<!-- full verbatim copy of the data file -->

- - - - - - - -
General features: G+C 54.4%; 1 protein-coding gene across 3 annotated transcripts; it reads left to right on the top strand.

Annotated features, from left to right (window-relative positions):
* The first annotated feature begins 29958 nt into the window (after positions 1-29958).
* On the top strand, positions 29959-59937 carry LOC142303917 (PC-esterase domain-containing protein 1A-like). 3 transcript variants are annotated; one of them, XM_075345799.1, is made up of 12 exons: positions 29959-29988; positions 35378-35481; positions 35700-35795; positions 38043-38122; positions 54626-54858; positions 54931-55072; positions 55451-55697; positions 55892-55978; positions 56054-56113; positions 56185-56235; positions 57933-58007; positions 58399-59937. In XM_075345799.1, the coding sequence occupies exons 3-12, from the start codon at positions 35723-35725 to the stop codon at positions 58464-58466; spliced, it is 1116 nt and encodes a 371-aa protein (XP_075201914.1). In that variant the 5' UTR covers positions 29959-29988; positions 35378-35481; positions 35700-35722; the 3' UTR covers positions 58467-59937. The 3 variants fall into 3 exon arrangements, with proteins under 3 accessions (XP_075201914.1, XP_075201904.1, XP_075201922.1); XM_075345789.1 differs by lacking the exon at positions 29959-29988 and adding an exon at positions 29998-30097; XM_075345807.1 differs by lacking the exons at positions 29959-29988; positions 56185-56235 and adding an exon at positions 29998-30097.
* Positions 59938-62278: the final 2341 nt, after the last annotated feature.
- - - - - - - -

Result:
General features: G+C 54.4%; 1 protein-coding gene across 3 annotated transcripts; it reads left to right on the top strand.

Annotated features, from left to right (window-relative positions):
* The first annotated feature begins 29958 nt into the window (after positions 1-29958).
* On the top strand, positions 29959-59937 carry LOC142303917 (PC-esterase domain-containing protein 1A-like). 3 transcript variants are annotated; one of them, XM_075345799.1, is made up of 12 exons: positions 29959-29988; positions 35378-35481; positions 35700-35795; positions 38043-38122; positions 54626-54858; positions 54931-55072; positions 55451-55697; positions 55892-55978; positions 56054-56113; positions 56185-56235; positions 57933-58007; positions 58399-59937. In XM_075345799.1, the coding sequence occupies exons 3-12, from the start codon at positions 35723-35725 to the stop codon at positions 58464-58466; spliced, it is 1116 nt and encodes a 371-aa protein (XP_075201914.1). In that variant the 5' UTR covers positions 29959-29988; positions 35378-35481; positions 35700-35722; the 3' UTR covers positions 58467-59937. The 3 variants fall into 3 exon arrangements, with proteins under 3 accessions (XP_075201914.1, XP_075201904.1, XP_075201922.1); XM_075345789.1 differs by lacking the exon at positions 29959-29988 and adding an exon at positions 29998-30097; XM_075345807.1 differs by lacking the exons at positions 29959-29988; positions 56185-56235 and adding an exon at positions 29998-30097.
* Positions 59938-62278: the final 2341 nt, after the last annotated feature.